Frontier Natural Products Co-op
Popular Teas from Frontier Natural Products Co-opSee All 48 Teas
Recent Tasting Notes
Tea #23 from the Here’s Hoping TTB
I don’t drink straight up earl grey much anymore, but I have always loved it. This one has a nice base with a subtle dose or bergamot. I’ve certainly had many that came across stronger, but the subtle bergamot flavor doesn’t make this any less enjoyable. This also has the benefit of being inexpensive, perfect for an everyday tea, plus it’s certified organic and fair trade.
Experiments continue with this one; particularly what it blends with in order to tone down its weediness. Half-and-half with some bulk bin green tea worked well with a short steep—which is kind of self-defeating; herbs need to be stewed well to soak out all the health benefits. But it’s a nice savory cup.
SIPDOWN! this time the dog won’t step on the return key before I even get to the good stuff, like a real dufuss. Maybe I’m the dufuss because I made this tea piping hot and put in the thermos for later but I can’t wait. I’m getting kind of naivity from the green tea, like a tisane, almost. Very little actual tea flavor. It’s almost a japanese green tea taste. Mmm sweet olive oil color extraction and lots of tanniny biterness. It’s cot a clean tasting as a bancha but it has a sort of twig taste that could be sipped any time of day. I opened the tea pot after brewing and saw all of the little nodules of tea had expanded and blossomed, now the flavor is like coming into its own, and I’ve stopped thinking of foods to describe it although the mouthfeel is reminiscent of light olive oil. I wouldn’t necessarily sample this tea with food, but it could taste nice with udon noodles or some sort of seeded cheese and cracker. There is more of a layer on the tongue tastes of english breakfast, you know with the bacon on the plate. I like that one. If you like this one you might also like the Long Jing Lu Cha. It’s one of the more classical green tiea, but don’t mind clouds and mist either, thanks to DanLui for sending me that one.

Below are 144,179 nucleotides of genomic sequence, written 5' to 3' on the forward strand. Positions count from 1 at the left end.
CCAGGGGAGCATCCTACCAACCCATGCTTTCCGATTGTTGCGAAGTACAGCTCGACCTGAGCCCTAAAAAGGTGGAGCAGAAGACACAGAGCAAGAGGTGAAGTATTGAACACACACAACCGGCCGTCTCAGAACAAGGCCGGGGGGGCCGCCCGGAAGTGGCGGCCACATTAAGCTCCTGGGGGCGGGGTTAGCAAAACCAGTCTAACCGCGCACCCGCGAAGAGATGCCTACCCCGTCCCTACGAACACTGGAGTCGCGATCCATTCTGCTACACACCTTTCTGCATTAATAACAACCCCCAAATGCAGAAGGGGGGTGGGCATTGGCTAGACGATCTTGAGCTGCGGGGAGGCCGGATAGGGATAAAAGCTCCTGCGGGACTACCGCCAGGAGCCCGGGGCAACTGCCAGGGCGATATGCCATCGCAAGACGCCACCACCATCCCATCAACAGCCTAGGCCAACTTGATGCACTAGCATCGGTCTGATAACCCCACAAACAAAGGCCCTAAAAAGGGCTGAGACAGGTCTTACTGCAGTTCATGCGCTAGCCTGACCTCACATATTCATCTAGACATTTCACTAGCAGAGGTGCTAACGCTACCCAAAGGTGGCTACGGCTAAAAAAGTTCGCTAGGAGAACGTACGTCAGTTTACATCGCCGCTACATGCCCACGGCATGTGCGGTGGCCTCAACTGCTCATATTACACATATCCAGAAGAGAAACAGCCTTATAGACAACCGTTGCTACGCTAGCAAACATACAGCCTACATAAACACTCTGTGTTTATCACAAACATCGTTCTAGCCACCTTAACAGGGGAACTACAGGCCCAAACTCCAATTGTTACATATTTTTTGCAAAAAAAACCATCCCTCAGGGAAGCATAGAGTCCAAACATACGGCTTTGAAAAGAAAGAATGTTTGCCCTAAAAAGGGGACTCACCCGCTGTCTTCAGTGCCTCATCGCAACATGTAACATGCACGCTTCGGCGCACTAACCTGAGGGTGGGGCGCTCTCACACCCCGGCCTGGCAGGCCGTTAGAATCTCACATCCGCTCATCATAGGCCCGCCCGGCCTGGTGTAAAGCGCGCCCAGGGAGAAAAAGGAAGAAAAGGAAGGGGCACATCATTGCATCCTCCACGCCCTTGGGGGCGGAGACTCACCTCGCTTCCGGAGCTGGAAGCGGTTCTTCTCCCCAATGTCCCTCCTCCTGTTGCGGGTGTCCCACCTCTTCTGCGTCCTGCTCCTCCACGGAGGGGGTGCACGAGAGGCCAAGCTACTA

Frontier-Gunpowder-Green, letting my mind wander, projects I have had to complete independently for my Conservatoire training sipping teas and coffees till the wee hours, when I was young. I wouldn’t trade those experiences for anything they’re who I am, but I’m still young, so is the day I have to get through ten books, flashcards, and my dog is liking
First tea from the Here’s Hoping teabox!! THANK YOU again everyone that made it a successful box! I’m setting up round two right now…
This tea is lovely.. a plain Earl Grey. Always a favorite! The bergamot is nice in this one – it’s almost like it has cream (but it doesn’t). The black base is perfect… something is reminding me of squash. Weird! A very good EG. Not the best but there are certainly worse ones out there – I don’t get the low score!
This has made it into my permanent line-up of herbal/medicinals. First time I have tried it chilled—two parts leaf to one of peppermint. Refreshing.